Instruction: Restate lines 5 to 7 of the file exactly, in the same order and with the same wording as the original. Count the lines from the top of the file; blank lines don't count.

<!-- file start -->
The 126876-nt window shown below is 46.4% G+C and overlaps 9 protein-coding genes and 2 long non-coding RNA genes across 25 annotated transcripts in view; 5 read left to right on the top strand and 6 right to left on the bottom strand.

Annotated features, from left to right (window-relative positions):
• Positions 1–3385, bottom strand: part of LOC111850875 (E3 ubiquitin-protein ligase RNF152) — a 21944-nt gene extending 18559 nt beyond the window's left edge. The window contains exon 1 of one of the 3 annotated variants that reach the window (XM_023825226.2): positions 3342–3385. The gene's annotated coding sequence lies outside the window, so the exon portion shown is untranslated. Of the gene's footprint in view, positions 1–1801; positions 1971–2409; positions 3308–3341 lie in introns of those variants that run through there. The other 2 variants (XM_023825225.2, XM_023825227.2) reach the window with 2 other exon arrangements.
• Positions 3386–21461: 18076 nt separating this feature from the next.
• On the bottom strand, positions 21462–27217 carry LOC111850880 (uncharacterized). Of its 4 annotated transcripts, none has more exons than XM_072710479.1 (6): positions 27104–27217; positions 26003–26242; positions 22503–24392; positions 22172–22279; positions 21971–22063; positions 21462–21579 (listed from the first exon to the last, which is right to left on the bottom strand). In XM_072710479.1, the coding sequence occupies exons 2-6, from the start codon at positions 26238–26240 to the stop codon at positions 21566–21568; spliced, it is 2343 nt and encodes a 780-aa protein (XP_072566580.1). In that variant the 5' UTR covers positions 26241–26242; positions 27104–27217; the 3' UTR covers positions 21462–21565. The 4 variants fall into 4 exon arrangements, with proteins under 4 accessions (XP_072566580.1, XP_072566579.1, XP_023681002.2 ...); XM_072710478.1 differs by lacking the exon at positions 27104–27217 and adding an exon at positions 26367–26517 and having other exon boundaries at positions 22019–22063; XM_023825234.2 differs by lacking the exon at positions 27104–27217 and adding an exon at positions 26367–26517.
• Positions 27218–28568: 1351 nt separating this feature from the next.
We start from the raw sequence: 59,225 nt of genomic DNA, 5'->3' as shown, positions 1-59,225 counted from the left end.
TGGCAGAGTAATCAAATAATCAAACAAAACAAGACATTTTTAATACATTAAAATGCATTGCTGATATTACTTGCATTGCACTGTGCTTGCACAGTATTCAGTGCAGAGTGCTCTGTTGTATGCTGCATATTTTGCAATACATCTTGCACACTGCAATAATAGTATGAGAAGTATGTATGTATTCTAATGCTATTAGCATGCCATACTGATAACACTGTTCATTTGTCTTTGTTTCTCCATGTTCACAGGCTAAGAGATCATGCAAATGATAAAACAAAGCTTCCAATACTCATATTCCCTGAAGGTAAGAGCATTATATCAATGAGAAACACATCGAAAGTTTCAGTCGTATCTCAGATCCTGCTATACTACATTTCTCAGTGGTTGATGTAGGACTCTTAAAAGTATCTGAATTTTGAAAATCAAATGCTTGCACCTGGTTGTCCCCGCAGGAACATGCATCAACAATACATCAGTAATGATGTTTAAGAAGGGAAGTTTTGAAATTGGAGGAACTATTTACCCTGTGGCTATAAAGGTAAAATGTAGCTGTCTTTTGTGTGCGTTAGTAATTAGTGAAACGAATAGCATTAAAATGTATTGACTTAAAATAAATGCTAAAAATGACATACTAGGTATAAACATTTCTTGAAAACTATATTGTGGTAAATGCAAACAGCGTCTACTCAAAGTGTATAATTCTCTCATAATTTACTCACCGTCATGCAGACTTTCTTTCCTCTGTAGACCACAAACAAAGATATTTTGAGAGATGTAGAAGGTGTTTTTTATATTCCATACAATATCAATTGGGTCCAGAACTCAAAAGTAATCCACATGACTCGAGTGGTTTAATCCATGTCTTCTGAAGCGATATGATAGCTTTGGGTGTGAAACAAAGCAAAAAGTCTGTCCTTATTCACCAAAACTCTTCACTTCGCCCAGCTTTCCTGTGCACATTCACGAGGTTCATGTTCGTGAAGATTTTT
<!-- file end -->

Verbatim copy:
• On the bottom strand, positions 21462–27217 carry LOC111850880 (uncharacterized). Of its 4 annotated transcripts, none has more exons than XM_072710479.1 (6): positions 27104–27217; positions 26003–26242; positions 22503–24392; positions 22172–22279; positions 21971–22063; positions 21462–21579 (listed from the first exon to the last, which is right to left on the bottom strand). In XM_072710479.1, the coding sequence occupies exons 2-6, from the start codon at positions 26238–26240 to the stop codon at positions 21566–21568; spliced, it is 2343 nt and encodes a 780-aa protein (XP_072566580.1). In that variant the 5' UTR covers positions 26241–26242; positions 27104–27217; the 3' UTR covers positions 21462–21565. The 4 variants fall into 4 exon arrangements, with proteins under 4 accessions (XP_072566580.1, XP_072566579.1, XP_023681002.2 ...); XM_072710478.1 differs by lacking the exon at positions 27104–27217 and adding an exon at positions 26367–26517 and having other exon boundaries at positions 22019–22063; XM_023825234.2 differs by lacking the exon at positions 27104–27217 and adding an exon at positions 26367–26517.
• Positions 27218–28568: 1351 nt separating this feature from the next.
We start from the raw sequence: 59,225 nt of genomic DNA, 5'->3' as shown, positions 1-59,225 counted from the left end.